Pioglitazone is an oral hypoglycemic drug from the thiazolidinedione drug class, FDA approved for the treatment of diabetes mellitus type 2 (DM-2) in adults, as an adjunct to diet and exercise.
DM is a chronic metabolic illness with prevalence trends steadily rising worldwide. It is predicted that the prevalence of DM (especially DM-2) will increase in the next two decades, more so in developing nations within the adult population aged between 45 and 64 years. The need to maintain blood glucose levels is critical to prevent the progression of this disease and its complications. The American Diabetes Association (ADA) has a set goal of HbA1C less than 7% in most non-pregnant patients, a stricter goal of less than 6.5% in some patient groups, or a less strict one of less than 8% in others, based on subjective patient characteristics.
Thiazolidinediones (TZDs) are the first drugs to address the fundamental problem of insulin resistance in type 2 DM patients; the class includes pioglitazone and rosiglitazone. (The FDA restricted the use of rosiglitazone due to increased cardiovascular events reported with it). A randomized, double-blind, placebo-controlled, clinical trial of the effects of pioglitazone on glycemic control and dyslipidemia in oral antihyperglycemic medication-naive patients with DM-2 demonstrated immense improvements in HbA(1c), insulin sensitivity, and lipid profile.
The mechanism through which TZDs exert their anti-diabetic effect is augmenting insulin sensitivity. This action involves the activation of a nuclear receptor, the gamma isoform of peroxisome proliferator-activated receptor (PPAR-gamma ). The activation of this nuclear receptor, in turn, alters the gene transcription of several genes involved in glucose and lipid metabolism, along with energy balance. These genes include those for fatty acid transporter protein, lipoprotein lipase, glucokinase, and the GLUT4 glucose transporter. TZDs help to reduce insulin resistance in muscle, liver, and adipose tissues. Since PPAR-gamma concentrates heavily in adipose tissue, the effect on muscle and liver seems to be via endocrine signaling from adipocytes. The exact mechanism of action of TZDs is still not entirely clear, but they have been proven to potentially improve the insulin resistance syndrome and the complications of DM-2.
Pioglitazone is taken orally, with or without food. Can be taken as monotherapy, but is usually used as an addition to metformin/sulfonylurea or insulin therapy.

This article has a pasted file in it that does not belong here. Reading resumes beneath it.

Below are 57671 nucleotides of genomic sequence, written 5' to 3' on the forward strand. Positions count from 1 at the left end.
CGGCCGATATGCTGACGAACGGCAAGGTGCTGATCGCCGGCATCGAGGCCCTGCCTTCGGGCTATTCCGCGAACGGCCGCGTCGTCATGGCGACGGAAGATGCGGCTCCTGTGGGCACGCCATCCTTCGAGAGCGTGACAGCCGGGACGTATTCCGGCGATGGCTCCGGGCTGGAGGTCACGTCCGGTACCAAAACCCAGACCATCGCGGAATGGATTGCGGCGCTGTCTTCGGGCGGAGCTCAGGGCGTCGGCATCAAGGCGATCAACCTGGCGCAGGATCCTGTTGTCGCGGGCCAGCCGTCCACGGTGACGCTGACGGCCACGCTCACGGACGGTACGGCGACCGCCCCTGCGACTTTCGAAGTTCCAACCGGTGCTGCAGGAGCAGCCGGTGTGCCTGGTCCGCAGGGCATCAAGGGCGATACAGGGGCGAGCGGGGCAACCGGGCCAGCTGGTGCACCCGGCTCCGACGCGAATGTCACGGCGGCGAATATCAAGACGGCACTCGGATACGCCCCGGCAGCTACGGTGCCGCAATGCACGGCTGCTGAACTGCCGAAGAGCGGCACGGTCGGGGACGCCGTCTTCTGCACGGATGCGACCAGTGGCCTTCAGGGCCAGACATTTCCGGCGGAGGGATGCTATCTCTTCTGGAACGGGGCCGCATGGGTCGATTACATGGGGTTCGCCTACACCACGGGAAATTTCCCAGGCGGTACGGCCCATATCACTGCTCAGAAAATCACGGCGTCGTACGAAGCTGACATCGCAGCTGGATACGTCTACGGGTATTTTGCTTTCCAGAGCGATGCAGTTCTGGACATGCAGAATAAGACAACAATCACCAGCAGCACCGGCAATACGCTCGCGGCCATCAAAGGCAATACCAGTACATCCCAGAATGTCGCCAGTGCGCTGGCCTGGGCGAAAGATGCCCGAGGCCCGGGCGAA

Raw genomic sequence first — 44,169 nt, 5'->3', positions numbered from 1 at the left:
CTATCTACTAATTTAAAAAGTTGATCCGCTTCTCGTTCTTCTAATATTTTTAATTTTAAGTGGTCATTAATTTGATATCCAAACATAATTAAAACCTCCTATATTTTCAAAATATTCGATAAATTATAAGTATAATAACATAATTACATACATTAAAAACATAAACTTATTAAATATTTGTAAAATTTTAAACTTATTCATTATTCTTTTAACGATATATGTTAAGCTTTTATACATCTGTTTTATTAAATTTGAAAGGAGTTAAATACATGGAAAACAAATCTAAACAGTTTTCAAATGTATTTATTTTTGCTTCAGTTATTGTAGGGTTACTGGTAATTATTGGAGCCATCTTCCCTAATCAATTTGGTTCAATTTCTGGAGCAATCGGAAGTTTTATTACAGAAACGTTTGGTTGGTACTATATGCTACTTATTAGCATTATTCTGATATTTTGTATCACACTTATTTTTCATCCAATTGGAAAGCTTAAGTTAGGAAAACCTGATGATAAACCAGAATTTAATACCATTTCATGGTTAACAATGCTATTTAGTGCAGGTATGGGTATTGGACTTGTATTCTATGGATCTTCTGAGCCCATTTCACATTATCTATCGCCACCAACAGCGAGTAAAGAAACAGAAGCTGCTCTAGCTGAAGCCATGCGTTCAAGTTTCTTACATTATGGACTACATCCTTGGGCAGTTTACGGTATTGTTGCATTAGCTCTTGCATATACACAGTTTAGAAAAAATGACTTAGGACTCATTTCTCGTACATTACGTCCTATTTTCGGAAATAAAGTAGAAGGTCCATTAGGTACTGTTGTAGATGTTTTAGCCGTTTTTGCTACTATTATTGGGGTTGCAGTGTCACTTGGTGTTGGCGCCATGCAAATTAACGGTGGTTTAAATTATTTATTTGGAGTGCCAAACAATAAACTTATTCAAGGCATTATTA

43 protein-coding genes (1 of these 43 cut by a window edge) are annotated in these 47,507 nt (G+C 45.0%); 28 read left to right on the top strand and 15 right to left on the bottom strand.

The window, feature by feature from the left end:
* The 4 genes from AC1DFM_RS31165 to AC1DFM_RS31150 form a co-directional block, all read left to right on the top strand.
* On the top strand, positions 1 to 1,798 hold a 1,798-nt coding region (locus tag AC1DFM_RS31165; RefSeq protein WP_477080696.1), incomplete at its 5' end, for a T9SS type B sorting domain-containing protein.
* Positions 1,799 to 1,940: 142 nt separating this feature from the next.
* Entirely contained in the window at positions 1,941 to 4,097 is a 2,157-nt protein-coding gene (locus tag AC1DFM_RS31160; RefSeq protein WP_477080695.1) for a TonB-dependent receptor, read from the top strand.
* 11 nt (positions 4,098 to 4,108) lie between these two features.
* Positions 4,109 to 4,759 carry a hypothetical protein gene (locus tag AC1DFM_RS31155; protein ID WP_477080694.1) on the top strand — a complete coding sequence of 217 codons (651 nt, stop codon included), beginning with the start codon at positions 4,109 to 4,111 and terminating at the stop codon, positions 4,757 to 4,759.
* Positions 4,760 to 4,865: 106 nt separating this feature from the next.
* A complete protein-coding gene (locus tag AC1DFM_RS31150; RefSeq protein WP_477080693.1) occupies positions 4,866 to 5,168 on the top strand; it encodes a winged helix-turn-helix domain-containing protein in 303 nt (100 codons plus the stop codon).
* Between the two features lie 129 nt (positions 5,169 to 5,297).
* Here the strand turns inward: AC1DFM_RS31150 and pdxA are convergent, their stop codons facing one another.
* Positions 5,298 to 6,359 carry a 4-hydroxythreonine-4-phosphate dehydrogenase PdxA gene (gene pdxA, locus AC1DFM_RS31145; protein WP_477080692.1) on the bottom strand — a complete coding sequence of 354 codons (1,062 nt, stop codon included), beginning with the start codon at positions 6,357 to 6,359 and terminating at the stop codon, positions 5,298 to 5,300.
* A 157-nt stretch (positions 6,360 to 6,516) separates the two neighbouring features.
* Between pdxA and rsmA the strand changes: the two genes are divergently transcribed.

For adults, the dose starts initially at 15 mg or 30 mg orally once daily. For those who respond inadequately, dose increments of 15 mg of the drug are appropriate as needed. The maximum permissible dose is 45 mg/day by mouth every day.
Adults who do not have symptomatic heart disease, but possess any risk factors for congestive heart failure, or those belonging to NYHA Class I or II heart failure category, the recommended dose is no more than 15 mg orally once daily.
The common adverse effects of pioglitazone are edema, weight gain, macular edema, and congestive heart failure (CHF). It may cause hypoglycemia when combined with other antidiabetic drugs, as well as decrease hematocrit and hemoglobin levels.
There is a known drug interaction with oral contraceptives (OCPs), as co-administration of a TZD with OCPs containing Ethinyl estradiol and norethindrone reduced the plasma concentrations of both hormones by approximately 30%, which could result in loss of contraception. Therefore, ensure extra caution regarding contraception in patients receiving pioglitazone and OCPs.
Contraindications to the use of pioglitazone include the following scenarios:
There is no known antidote for pioglitazone overdose; the only treatment in such cases is supportive management.
Healthcare workers in all capacities dealing with DM-2 patients on pioglitazone should be aware of the dosage and adverse effects of the drug. This medication requires an interprofessional team due to potential adverse effects, as well as monitoring for therapeutic effectiveness. The team should educate the patient about the possible side effects, and the importance of considering the drug to be an adjunct to lifestyle and dietary changes. Patients should be aware of regular monitoring with blood glucose, HbA1C, and liver function tests, and encouraged to inform doctors of any signs of heart failure or dermatologic reactions.
When a clinician initiates pioglitazone therapy, they do not do so in a vacuum. A pharmacist should collaborate to verify that there are no drug interactions, that dosing is appropriate, and, as mentioned above, offer patient counsel. A certified diabetes educator nurse is also invaluable, as they can help the patient coordinate the administration and monitoring of the diabetes drug regimen, and report to the prescriber any issues that may arise. Pioglitazone therapy requires an interprofessional team approach, including physicians, specialists, specialty-trained nurses, and pharmacists, all collaborating across disciplines to achieve optimal patient results. [Level 5]
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